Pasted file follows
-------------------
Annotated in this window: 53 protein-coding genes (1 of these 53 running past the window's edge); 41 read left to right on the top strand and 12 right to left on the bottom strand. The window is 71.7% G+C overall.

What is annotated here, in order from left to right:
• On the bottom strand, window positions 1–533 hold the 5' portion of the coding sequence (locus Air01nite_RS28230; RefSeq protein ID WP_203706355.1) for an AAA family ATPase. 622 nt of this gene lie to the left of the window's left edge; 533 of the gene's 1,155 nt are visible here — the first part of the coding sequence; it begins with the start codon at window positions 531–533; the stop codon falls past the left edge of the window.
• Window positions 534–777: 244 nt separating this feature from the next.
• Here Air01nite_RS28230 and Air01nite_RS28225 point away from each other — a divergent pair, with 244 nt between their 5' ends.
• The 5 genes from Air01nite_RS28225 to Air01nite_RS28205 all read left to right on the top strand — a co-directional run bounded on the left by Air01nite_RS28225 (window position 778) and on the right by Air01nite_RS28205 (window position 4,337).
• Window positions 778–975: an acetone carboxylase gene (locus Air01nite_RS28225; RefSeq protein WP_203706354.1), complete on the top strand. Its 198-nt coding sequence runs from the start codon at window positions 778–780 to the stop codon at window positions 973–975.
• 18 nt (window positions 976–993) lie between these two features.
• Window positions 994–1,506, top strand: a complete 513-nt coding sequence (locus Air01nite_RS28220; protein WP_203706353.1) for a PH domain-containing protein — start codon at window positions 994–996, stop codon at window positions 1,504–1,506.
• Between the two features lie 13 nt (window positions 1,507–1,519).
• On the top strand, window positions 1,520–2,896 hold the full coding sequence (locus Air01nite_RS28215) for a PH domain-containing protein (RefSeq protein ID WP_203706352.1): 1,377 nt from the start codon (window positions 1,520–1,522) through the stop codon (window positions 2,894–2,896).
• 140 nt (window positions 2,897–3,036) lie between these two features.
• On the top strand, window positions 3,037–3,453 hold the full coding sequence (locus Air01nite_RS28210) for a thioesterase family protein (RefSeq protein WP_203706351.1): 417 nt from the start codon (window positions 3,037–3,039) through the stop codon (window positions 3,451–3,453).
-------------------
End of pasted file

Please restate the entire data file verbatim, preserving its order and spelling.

Annotated in this window: 53 protein-coding genes (1 of these 53 running past the window's edge); 41 read left to right on the top strand and 12 right to left on the bottom strand. The window is 71.7% G+C overall.

What is annotated here, in order from left to right:
• On the bottom strand, window positions 1–533 hold the 5' portion of the coding sequence (locus Air01nite_RS28230; RefSeq protein ID WP_203706355.1) for an AAA family ATPase. 622 nt of this gene lie to the left of the window's left edge; 533 of the gene's 1,155 nt are visible here — the first part of the coding sequence; it begins with the start codon at window positions 531–533; the stop codon falls past the left edge of the window.
• Window positions 534–777: 244 nt separating this feature from the next.
• Here Air01nite_RS28230 and Air01nite_RS28225 point away from each other — a divergent pair, with 244 nt between their 5' ends.
• The 5 genes from Air01nite_RS28225 to Air01nite_RS28205 all read left to right on the top strand — a co-directional run bounded on the left by Air01nite_RS28225 (window position 778) and on the right by Air01nite_RS28205 (window position 4,337).
• Window positions 778–975: an acetone carboxylase gene (locus Air01nite_RS28225; RefSeq protein WP_203706354.1), complete on the top strand. Its 198-nt coding sequence runs from the start codon at window positions 778–780 to the stop codon at window positions 973–975.
• 18 nt (window positions 976–993) lie between these two features.
• Window positions 994–1,506, top strand: a complete 513-nt coding sequence (locus Air01nite_RS28220; protein WP_203706353.1) for a PH domain-containing protein — start codon at window positions 994–996, stop codon at window positions 1,504–1,506.
• Between the two features lie 13 nt (window positions 1,507–1,519).
• On the top strand, window positions 1,520–2,896 hold the full coding sequence (locus Air01nite_RS28215) for a PH domain-containing protein (RefSeq protein ID WP_203706352.1): 1,377 nt from the start codon (window positions 1,520–1,522) through the stop codon (window positions 2,894–2,896).
• 140 nt (window positions 2,897–3,036) lie between these two features.
• On the top strand, window positions 3,037–3,453 hold the full coding sequence (locus Air01nite_RS28210) for a thioesterase family protein (RefSeq protein WP_203706351.1): 417 nt from the start codon (window positions 3,037–3,039) through the stop codon (window positions 3,451–3,453).